Most innovative CEO 2005: David Patchell-Evans, Goodlife Fitness Clubs

The Boss report: 2006 | 2005

Intro | Top CEO | Top CFO | Top in sales | CEOs to watch | Top COO | Top in technology | Most innovative CEO

David Patchell-Evans
Goodlife Fitness Clubs

Date of birth: October 26, 1953
Years at company: 26
Last position: Ran a snowplowing business
Education: Phys. Ed., University of Western Ontario

David Patchell-Evans is not your typical chief executive. For starters, he eschews formal titles, preferring instead to be referred to as “Patch” by colleagues, family and friends. Then there's his handshake: a hearty, two-handed affair aimed at making a lasting first impression with new clients. And finally, there's his wardrobe, which is just as likely to feature athletic shorts and a T-shirt as a stiff suit.

As founder and CEO of London, Ont.-based GoodLife Fitness Clubs–Canada's largest fitness chain–Patchell-Evans has built a career, and a company, doing things differently. “In my business, people don't want a typical CEO,” he says. “What they want is a leader.”

Patchell-Evans was selected as Most Innovative Executive by Canadian Business and a panel of experts through an open call for nominations. For the 51-year-old, six-foot-four, 205-pound former champion rower, innovation is a hallmark of his leadership style. Last year, he acquired exclusive Canadian rights to Visual Fitness Planner, a software tool that allows clients at GoodLife's 101 locations to picture themselves before and after they've met their fitness goals. Depending on a client's lifestyle, genetics and other risk factors, the program also spits out customized exercise and diet recommendations. “You can take your 'after,' put it on the fridge and say, 'That's what I'm going to be,'” Patchell-Evans says. “You have to come to me to get it–that's got to help my clubs.”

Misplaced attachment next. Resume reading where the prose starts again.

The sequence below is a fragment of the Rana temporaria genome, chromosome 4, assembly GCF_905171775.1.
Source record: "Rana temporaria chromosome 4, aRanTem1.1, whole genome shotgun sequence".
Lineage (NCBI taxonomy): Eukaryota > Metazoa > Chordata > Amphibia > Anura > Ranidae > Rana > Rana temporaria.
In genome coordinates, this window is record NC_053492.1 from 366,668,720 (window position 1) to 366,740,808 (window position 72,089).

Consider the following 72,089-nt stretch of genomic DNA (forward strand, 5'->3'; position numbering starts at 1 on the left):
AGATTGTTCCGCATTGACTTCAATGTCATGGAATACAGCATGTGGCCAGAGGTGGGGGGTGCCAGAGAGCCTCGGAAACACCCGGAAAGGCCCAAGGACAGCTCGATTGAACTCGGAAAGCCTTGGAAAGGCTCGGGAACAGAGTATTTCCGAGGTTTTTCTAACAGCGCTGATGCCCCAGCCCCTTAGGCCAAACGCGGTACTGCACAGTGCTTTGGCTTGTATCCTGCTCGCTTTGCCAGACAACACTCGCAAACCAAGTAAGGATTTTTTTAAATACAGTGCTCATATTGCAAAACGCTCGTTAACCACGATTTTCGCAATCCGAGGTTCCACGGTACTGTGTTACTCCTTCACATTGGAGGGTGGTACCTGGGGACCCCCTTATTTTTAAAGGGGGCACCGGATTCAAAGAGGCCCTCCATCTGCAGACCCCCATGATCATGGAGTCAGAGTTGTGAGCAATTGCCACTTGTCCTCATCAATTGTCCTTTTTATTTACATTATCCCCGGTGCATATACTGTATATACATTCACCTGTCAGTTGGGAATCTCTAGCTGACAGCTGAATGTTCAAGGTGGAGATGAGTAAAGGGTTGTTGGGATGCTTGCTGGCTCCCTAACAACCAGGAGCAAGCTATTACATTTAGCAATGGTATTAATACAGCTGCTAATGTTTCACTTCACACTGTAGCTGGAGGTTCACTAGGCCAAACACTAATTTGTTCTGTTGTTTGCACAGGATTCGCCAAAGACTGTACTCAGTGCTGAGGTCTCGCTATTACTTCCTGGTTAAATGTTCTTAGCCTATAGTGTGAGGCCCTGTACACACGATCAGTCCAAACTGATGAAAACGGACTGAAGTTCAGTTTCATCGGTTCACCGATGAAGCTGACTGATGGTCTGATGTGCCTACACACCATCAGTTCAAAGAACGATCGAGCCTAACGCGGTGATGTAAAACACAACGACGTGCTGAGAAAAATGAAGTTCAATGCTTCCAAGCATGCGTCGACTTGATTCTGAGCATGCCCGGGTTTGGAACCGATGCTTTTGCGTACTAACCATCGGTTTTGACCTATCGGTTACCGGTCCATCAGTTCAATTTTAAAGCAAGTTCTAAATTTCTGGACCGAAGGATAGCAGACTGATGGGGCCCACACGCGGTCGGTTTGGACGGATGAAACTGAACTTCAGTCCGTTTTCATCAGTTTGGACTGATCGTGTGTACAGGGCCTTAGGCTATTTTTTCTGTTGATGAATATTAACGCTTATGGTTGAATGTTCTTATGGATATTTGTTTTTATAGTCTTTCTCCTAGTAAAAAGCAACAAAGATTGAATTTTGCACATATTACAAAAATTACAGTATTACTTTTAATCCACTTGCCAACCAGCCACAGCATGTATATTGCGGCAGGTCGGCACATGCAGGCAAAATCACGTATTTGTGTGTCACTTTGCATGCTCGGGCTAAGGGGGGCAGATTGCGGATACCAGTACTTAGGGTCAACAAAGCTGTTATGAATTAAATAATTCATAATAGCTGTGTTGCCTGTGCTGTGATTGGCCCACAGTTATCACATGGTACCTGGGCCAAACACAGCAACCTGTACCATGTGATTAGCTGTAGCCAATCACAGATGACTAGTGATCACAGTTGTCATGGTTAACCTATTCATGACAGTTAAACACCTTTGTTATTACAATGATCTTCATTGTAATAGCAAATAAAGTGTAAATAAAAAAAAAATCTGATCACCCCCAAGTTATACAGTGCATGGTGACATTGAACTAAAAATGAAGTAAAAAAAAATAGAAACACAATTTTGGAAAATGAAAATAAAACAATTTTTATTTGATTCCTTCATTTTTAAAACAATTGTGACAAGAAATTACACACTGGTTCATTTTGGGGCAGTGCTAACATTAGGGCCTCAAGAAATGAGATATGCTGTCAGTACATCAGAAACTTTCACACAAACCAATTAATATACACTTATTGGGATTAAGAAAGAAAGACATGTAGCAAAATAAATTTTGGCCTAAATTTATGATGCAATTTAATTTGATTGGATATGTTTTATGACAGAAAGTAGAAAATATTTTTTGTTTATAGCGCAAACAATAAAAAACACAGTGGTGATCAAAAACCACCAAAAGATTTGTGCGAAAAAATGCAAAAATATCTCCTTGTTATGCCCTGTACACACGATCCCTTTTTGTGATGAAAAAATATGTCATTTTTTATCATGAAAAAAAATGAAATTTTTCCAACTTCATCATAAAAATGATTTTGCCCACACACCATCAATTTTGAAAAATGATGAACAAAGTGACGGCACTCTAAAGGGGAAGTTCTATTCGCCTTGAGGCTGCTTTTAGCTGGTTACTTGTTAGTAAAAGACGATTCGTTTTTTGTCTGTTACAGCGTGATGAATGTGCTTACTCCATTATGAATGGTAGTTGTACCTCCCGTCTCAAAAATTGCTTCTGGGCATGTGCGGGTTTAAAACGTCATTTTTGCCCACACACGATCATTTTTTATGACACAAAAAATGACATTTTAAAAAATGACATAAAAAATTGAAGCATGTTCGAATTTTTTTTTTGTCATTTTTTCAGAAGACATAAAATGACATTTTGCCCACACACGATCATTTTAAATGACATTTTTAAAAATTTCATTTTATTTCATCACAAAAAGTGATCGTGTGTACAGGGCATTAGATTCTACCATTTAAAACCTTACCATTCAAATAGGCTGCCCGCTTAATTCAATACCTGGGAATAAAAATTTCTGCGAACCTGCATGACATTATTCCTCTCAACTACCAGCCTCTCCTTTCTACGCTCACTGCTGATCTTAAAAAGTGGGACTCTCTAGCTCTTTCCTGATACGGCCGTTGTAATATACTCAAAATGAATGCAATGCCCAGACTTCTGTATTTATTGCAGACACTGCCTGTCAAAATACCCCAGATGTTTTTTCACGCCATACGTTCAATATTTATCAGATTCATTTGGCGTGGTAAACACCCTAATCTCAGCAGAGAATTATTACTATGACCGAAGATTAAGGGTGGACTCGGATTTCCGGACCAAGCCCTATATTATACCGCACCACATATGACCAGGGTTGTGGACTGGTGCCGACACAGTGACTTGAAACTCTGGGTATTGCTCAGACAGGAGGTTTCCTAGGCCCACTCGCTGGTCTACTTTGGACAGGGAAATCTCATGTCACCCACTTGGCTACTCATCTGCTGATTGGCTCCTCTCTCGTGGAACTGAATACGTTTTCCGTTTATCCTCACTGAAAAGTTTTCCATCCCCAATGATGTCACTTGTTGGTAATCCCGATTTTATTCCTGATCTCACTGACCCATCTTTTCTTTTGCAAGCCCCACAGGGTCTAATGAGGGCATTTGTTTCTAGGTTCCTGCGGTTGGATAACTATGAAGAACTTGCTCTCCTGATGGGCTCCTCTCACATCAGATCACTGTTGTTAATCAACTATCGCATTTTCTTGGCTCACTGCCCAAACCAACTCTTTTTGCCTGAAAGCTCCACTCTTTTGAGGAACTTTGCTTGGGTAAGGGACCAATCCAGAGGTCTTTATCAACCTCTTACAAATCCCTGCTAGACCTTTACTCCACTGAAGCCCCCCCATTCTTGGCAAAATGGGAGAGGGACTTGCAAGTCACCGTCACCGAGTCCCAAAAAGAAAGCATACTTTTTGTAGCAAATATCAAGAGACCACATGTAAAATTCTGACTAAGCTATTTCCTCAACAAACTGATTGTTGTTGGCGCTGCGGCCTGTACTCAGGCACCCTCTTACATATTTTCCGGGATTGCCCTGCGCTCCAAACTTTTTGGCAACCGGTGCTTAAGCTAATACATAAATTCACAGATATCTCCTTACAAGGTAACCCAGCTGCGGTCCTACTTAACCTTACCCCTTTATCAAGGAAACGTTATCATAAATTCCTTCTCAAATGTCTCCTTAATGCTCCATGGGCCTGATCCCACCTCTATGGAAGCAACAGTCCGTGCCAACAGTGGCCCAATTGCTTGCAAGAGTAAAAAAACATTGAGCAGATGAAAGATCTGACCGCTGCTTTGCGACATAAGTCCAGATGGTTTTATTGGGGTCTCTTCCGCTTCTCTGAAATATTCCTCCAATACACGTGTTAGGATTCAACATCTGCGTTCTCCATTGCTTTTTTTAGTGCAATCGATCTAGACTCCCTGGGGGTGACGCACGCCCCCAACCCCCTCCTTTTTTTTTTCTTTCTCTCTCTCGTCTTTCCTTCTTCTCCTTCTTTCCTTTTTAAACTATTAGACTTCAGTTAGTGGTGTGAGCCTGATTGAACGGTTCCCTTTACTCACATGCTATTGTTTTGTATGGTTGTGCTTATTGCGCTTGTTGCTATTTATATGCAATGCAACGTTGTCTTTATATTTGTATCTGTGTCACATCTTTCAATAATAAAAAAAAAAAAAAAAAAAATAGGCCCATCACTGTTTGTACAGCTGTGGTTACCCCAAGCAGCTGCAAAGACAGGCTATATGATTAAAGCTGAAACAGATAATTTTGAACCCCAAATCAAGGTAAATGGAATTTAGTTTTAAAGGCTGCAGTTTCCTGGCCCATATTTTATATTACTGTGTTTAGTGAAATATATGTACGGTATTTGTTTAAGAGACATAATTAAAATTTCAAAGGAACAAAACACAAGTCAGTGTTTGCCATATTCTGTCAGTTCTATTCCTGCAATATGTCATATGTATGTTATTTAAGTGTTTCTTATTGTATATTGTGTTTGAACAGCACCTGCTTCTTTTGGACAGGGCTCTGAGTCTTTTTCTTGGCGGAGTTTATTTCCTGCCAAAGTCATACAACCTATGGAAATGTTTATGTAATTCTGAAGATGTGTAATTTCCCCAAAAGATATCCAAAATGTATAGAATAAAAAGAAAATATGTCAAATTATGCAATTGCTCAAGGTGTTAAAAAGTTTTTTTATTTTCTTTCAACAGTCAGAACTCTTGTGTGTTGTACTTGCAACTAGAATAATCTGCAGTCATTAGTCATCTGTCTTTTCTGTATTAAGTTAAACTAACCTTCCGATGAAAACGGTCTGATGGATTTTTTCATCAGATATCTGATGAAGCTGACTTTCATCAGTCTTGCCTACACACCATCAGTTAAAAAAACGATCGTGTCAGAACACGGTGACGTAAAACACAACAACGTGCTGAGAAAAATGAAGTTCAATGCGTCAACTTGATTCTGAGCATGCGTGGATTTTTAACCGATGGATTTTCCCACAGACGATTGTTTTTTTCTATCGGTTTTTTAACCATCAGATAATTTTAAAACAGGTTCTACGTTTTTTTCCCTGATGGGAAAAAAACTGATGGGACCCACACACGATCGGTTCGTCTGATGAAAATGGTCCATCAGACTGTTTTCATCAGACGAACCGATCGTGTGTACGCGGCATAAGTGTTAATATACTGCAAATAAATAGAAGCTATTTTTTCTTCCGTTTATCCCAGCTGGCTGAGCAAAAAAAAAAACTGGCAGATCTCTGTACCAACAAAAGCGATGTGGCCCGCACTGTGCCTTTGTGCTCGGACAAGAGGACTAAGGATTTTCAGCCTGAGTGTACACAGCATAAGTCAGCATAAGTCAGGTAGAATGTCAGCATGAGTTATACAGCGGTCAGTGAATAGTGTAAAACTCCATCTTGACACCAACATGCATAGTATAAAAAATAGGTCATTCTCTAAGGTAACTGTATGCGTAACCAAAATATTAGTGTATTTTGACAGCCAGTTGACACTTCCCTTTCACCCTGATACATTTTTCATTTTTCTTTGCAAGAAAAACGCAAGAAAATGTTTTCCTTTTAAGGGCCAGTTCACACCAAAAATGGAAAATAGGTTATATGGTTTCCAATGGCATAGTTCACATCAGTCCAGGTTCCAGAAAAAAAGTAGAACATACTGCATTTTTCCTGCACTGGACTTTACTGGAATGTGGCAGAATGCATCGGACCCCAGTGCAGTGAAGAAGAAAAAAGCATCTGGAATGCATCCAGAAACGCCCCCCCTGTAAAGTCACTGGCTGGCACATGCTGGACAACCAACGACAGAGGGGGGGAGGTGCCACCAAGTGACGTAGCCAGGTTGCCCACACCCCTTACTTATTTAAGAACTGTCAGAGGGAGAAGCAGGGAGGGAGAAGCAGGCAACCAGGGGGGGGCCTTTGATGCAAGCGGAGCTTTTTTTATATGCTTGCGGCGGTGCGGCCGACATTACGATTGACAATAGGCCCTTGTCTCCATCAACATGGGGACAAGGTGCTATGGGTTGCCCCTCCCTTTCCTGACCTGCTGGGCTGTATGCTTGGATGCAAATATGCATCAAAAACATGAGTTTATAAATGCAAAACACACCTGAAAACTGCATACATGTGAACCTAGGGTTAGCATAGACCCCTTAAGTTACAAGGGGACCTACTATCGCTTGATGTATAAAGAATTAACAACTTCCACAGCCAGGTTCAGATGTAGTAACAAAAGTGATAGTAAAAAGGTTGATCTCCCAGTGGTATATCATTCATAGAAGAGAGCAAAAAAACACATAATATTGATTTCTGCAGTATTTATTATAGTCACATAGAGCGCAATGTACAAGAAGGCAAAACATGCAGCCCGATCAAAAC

In an industry where client retention is key, he has come up with new ways to attract and retain customers: free DVD rentals, babysitting and tanning services, and a web-based nutrition program that he'll launch in the fall. Patchell-Evans says GoodLife's “soft touch” has allowed him to grow his 26-year-old company into a national fitness brand, with more than 250,000 clients and 3,300 staff. “He's been able to differentiate his fitness club from the rest of the pack,” says Carol Stephenson, dean of the Richard Ivey School of Business and a member of our expert panel. “He lives and breathes in his life what he's doing as a job.”

There's also the stuff club members don't see, like GoodLife's partnership with RenewABILITY Energy Inc., an Aurora, Ont.-based company that has developed a system for recycling energy from hot water that would otherwise go down the drain. Patchell-Evans estimates he'll save between $6,000 and $20,000 per year at each of the seven locations retrofitted with the technology.

In 2001, Patchell-Evans also launched a series of women-only fitness facilities in locations like supermarkets that has helped attract clients looking for a convenient way to grab a quick workout and a few groceries.

Patchell-Evans acknowledges none of these innovations is rocket science. But he believes the added value to customers will ultimately bulk up GoodLife's bottom line. He says GoodLife has consistently delivered year-over-year revenue growth of 25% since 1979, and that the privately owned fitness chain has annual revenue of $100 million. His mid-term goal, he says, is to reach the 200-club mark by 2009. And his long-term target–what he calls his “big hairy audacious” goal? To be world famous, of course.